little one


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See: infant
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References in classic literature ?
This little one shall no more be called Little Toomai, but Toomai of the Elephants, as his great-grandfather was called before him.
Ah," sighed the little one, "it was my only friend, and I cherished it with all my lone heart's love; 't was all that made my sad life happy; and it is gone.
The mother was a good simple woman, unfortunately, and she taught Paquette nothing but a bit of embroidery and toy-making which did not prevent the little one from growing very large and remaining very poor.
Nevertheless, the little one was not what you would have called either a grave child or a sad one.
It came from a very bright place; and the little one, rising on its legs, toddled through the snow, the old grimy shawl in which it was wrapped trailing behind it, and the queer little bonnet dangling at its back--toddled on to the open door of Silas Marner's cottage, and right up to the warm hearth, where there was a bright fire of logs and sticks, which had thoroughly warmed the old sack (Silas's greatcoat) spread out on the bricks to dry.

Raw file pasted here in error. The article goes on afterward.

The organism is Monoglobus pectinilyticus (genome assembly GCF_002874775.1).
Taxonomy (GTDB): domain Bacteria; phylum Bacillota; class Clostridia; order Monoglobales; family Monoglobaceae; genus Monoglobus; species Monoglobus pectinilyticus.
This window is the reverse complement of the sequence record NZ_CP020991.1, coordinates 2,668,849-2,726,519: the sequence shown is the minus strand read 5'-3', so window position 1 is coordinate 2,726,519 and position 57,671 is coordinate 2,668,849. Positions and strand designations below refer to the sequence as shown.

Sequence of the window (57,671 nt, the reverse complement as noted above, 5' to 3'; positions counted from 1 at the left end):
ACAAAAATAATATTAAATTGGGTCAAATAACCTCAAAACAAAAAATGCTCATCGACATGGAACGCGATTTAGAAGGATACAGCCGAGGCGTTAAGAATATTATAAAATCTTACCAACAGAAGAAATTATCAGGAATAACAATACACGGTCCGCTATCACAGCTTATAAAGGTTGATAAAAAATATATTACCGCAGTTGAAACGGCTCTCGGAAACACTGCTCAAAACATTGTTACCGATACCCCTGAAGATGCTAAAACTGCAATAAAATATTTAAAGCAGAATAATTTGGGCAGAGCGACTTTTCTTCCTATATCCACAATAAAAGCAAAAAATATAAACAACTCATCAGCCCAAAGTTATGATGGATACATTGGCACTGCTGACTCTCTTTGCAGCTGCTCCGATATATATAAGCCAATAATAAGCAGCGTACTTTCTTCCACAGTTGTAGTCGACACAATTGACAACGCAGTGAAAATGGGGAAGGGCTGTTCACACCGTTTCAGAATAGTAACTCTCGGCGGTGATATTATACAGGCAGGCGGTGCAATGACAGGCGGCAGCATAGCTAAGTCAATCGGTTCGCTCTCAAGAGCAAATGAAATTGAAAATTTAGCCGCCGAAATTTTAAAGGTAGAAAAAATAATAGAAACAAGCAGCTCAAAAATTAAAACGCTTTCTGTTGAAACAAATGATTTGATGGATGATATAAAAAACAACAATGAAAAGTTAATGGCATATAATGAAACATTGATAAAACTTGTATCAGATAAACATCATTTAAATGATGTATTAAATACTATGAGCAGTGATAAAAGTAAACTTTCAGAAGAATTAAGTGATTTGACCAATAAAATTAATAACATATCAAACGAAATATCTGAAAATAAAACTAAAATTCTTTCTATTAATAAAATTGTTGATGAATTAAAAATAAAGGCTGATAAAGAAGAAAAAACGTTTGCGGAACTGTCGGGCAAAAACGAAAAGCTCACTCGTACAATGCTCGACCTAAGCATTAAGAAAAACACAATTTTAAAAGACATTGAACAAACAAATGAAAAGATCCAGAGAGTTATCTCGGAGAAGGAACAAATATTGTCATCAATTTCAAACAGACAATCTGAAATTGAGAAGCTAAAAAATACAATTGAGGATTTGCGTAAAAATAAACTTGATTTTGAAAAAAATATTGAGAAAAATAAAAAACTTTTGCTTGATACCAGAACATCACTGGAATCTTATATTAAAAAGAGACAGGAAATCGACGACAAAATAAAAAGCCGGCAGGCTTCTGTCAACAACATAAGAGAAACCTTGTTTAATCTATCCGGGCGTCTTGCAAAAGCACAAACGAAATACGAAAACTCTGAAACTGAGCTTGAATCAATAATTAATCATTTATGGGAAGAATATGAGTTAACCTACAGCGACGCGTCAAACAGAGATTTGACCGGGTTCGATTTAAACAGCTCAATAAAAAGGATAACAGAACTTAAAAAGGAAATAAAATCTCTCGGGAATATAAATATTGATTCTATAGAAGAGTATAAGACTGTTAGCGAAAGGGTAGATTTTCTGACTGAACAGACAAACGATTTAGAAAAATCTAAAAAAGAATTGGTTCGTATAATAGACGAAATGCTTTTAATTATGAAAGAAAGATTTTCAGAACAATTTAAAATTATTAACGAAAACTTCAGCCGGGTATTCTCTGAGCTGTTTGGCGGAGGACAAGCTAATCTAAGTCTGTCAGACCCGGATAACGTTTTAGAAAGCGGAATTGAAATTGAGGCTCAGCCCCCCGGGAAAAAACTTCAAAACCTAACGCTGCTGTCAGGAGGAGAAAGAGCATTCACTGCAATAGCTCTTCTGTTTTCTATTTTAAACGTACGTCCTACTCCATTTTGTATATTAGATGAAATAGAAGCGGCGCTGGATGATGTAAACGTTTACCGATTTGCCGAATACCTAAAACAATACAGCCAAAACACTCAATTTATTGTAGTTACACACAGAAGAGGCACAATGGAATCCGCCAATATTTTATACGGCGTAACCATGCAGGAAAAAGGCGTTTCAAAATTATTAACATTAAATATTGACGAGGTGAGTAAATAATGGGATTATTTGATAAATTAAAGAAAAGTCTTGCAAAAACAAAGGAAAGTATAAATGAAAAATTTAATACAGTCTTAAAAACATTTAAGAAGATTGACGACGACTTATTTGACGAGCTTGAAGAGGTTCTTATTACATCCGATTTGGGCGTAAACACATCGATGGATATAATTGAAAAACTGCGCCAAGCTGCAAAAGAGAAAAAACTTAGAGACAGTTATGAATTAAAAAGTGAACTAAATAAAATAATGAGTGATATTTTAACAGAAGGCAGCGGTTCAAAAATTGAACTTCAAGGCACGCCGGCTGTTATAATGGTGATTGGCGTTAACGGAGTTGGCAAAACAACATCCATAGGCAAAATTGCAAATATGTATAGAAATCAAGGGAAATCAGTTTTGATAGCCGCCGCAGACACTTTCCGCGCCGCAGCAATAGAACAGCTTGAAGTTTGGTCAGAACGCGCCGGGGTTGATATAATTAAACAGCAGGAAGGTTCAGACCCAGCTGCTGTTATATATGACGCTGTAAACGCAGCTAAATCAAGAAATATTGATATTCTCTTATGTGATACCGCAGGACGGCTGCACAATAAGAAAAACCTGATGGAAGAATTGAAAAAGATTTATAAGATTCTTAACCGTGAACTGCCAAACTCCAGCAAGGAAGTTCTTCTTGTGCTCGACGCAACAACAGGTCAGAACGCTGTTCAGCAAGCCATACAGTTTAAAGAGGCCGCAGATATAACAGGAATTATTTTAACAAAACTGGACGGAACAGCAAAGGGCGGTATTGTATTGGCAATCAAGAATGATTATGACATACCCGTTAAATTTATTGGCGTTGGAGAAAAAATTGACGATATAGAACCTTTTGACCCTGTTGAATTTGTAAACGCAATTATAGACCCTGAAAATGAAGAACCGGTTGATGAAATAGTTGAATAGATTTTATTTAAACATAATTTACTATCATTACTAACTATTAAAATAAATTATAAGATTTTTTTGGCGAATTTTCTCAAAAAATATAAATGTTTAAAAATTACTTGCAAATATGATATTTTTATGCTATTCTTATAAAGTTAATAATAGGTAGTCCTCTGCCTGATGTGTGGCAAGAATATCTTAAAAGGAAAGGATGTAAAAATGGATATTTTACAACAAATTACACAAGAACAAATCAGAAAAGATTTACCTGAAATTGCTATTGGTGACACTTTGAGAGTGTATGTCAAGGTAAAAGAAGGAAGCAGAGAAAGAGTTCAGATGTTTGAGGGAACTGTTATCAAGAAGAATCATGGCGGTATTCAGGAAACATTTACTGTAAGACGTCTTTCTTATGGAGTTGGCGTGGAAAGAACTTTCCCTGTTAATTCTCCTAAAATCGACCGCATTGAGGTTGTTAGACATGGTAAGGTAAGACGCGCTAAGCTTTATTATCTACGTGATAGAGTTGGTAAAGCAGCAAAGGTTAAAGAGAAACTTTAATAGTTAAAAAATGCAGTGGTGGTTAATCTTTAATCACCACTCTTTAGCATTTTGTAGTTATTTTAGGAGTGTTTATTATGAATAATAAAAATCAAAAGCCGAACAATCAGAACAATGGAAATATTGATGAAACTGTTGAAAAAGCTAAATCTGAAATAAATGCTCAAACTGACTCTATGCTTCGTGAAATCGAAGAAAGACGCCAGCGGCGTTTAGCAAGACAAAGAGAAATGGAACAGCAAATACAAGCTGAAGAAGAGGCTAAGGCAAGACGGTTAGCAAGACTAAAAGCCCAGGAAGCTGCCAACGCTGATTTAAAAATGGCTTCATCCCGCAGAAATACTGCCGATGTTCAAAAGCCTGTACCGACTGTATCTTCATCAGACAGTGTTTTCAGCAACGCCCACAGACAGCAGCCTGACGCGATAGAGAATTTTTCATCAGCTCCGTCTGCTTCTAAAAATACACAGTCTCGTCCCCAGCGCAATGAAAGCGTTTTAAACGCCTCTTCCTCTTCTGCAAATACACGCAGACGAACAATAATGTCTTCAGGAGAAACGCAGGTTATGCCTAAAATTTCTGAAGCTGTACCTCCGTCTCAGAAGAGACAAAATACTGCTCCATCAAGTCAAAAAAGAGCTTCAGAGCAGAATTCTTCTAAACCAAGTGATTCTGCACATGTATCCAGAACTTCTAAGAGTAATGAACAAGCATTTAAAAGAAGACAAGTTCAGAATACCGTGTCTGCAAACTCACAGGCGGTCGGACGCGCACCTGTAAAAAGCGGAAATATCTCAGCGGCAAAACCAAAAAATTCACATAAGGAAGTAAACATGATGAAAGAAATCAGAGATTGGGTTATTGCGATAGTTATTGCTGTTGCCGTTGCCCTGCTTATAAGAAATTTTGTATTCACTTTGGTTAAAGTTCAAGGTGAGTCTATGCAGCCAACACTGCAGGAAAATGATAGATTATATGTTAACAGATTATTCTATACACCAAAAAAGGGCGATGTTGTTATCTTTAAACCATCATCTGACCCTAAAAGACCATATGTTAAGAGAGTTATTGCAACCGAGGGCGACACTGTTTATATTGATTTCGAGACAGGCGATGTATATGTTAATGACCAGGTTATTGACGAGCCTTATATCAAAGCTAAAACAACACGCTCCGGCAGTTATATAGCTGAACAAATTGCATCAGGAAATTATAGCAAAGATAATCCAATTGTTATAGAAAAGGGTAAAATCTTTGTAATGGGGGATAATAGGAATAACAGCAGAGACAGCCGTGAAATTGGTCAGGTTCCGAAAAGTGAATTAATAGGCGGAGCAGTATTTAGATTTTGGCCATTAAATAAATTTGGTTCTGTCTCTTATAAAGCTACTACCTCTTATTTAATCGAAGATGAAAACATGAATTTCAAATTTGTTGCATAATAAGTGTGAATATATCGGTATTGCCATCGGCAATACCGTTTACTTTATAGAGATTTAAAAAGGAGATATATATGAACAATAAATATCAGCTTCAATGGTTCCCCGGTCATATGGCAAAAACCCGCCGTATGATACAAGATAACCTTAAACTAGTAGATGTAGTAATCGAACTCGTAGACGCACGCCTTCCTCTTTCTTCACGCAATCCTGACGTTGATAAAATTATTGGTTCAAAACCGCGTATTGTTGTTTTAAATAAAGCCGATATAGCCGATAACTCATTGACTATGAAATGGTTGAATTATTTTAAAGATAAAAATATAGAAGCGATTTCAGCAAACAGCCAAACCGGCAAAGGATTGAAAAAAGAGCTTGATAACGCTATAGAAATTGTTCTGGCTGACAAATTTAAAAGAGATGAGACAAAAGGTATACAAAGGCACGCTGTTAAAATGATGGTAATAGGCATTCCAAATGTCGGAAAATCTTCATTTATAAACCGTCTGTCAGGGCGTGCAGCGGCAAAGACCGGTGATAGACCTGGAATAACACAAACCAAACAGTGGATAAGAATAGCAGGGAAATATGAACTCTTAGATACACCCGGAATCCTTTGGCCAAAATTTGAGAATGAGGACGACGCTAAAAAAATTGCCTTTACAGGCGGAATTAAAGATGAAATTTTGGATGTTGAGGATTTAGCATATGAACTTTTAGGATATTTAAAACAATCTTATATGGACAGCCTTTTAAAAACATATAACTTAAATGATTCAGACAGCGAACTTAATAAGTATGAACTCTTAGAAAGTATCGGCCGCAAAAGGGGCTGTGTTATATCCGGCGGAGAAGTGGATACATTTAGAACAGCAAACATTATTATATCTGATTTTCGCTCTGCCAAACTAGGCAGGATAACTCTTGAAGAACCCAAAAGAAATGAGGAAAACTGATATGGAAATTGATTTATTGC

Two girls were washing dishes at the sink, laughing and chattering, and a little one, in a short pinafore, sat on a stool playing with a rag baby.
Several other bulls, growling and barking, closed in toward the clearing, but they were all much farther from the balu and the panther than was Tarzan of the Apes, so it was that Sheeta and the ape-man reached Teeka's little one almost simultaneously; and there they stood, one upon either side of it, baring their fangs and snarling at each other over the little creature.
Remembering the death of her own little one, she clung desperately to the new babe, with one hand, whenever they were upon the march.
You shall not go to Brown's today, little one," he whispers, as he climbs the stairs; and she catches his arm in terror, gasping: "No
Not a little one, certainly,' is the quick reply, (Rosa's being a little one.
The older persons followed quietly; the little ones stood quite still.
Feeling in a daring mood, she released her pretty hair from the braids in which she usually wore it and permitted the curls to display themselves in all their brown abundance, especially several dangerous little ones about the temples and forehead.